What does it mean to see the Father?  It means to assuage that hunger that has been put in man’s heart by God himself, the hunger of finally meeting absolute love.  We yearn for it.  All of us do.  We arise and go on a pilgrimage, guided only by faith that we must journey toward the face of perfect Love–because for this we were created, to be one with the Love.

If we embark upon this quest, into the land where we may not be able to hear, may not be able to see, may not be able even to speak, suddenly we will be mysteriously visited.  A hand will touch our ears and they will be opened, not only to the speech of man but to the speech of God.  A hand will touch our eyes and we will see, not only with our eyes, but with the sight of God.  A hand will touch our tongue, and we will speak, not only as men do, but as God speaks, and we will become prophets of the Lord.

True, on the road to the Father we shall fall, for we shall sin.  We may turn away from God, we may leave the Church, we may think that we have left everything.  But faith being a gift of God, it does not desert us; we desert it, but it follows us.  We leave the Church, but the Church–which is part of faith, for it is part of Christs–does not leave us.  We turn away from God, but God never turns away from us.

10 little steps with Mary

Found this excellent article on walking through Lent with Mary:

In the wee hours of the morning, shivering from the cold, damp interior of the darkened Church of the Holy Sepulcher in Jerusalem, I lingered in prayer at the rock of Calvary. Resting my hand on the cold rock where the noble cross of Jesus Christ stood upright on the first Good Friday, I prayed. Oh, how I poured my heart out! I was in a spiritual place of desolation when I arrived on retreat in the Holy Land having just gone through a big upheaval in my life. Doors closed, paths turned, and the future seemed unclear to me. I was searching and completely open, available and docile to the next phase of God’s plan for my life.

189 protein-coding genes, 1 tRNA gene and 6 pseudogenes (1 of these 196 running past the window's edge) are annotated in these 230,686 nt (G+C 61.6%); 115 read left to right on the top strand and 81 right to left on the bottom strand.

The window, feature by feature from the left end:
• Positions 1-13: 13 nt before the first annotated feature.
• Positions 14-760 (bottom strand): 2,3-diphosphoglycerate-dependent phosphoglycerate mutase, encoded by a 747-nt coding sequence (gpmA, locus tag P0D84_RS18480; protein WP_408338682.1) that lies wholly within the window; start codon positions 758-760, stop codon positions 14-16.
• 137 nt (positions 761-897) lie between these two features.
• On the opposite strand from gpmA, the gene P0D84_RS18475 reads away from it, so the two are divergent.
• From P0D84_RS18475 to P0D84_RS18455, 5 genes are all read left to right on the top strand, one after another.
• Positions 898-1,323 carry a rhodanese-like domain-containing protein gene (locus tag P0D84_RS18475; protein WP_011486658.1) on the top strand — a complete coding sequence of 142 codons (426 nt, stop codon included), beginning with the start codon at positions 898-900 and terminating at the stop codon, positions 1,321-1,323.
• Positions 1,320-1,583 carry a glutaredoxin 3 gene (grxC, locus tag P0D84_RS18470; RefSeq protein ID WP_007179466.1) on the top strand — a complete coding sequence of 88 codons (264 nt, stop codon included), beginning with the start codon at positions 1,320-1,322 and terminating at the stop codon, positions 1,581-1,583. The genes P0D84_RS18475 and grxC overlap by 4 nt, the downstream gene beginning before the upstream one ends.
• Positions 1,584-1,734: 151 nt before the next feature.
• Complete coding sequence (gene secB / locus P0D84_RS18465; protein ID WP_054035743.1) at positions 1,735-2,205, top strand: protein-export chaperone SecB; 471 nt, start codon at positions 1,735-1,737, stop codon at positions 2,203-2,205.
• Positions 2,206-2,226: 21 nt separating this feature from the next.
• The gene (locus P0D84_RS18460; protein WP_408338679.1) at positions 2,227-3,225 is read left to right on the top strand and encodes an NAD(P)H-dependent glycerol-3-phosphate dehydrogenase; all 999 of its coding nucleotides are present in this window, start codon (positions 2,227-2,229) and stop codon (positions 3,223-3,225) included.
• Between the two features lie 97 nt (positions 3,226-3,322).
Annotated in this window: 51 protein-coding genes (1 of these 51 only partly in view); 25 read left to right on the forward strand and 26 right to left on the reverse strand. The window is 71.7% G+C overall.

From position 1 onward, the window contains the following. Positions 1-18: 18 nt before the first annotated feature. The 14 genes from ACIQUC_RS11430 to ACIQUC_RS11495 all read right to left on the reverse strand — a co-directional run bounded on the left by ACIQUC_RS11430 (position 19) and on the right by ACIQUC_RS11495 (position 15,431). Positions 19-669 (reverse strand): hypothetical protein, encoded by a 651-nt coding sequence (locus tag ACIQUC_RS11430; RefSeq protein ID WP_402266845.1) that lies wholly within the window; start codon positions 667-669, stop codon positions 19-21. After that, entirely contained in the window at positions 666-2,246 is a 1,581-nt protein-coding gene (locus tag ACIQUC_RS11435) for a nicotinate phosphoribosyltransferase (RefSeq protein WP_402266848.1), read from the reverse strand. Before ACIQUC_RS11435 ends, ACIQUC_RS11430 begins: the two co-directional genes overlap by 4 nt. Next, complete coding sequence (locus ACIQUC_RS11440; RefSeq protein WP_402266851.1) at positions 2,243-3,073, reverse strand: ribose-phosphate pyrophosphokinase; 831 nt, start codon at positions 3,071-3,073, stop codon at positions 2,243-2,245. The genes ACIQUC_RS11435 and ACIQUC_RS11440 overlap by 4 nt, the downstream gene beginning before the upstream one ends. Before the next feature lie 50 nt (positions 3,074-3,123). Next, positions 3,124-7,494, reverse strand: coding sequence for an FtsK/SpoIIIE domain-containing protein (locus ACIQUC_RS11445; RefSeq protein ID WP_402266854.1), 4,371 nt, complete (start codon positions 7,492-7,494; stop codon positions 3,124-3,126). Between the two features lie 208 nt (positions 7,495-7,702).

Read the rest here.

Is success the point of Lent?

Some surprising thoughts from a gal who is not Catholic, but observing Lent this year:  Ann Voskamp on “Why Failing at Lent–May be Succeeding at Lent?”

I can’t seem to follow through in giving up for Lent.

Which makes me want to just give up Lent.

Which makes me question Who I am following.

Which may precisely be the point of Lent.

You can read the rest here.  (She has some pretty nice freebies on her site as well.)

“As to your Lent . . . I can only tell you my own experience.”

Wonderful Caryll Houselander writes:

As to your Lent . . . I can only tell you my own experience.  A mass of good resolutions, I think, are apt to end up in disappointment and to make one depressed.  Also direct fault-uprooting: it makes one concentrate too much on self, and that can be so depressing.  The only resolution I have ever found that works is: “Whenever I want to think of myself, I will think of God.”  Now, this does not mean, “I will make a long meditation on God,” but just some short sharp answer, so to speak, to my thought of self, in God.  For example:

“I am lonely, misunderstood, etc.”
“The loneliness of Christ at his trial; the misunderstanding even of his closest friends.”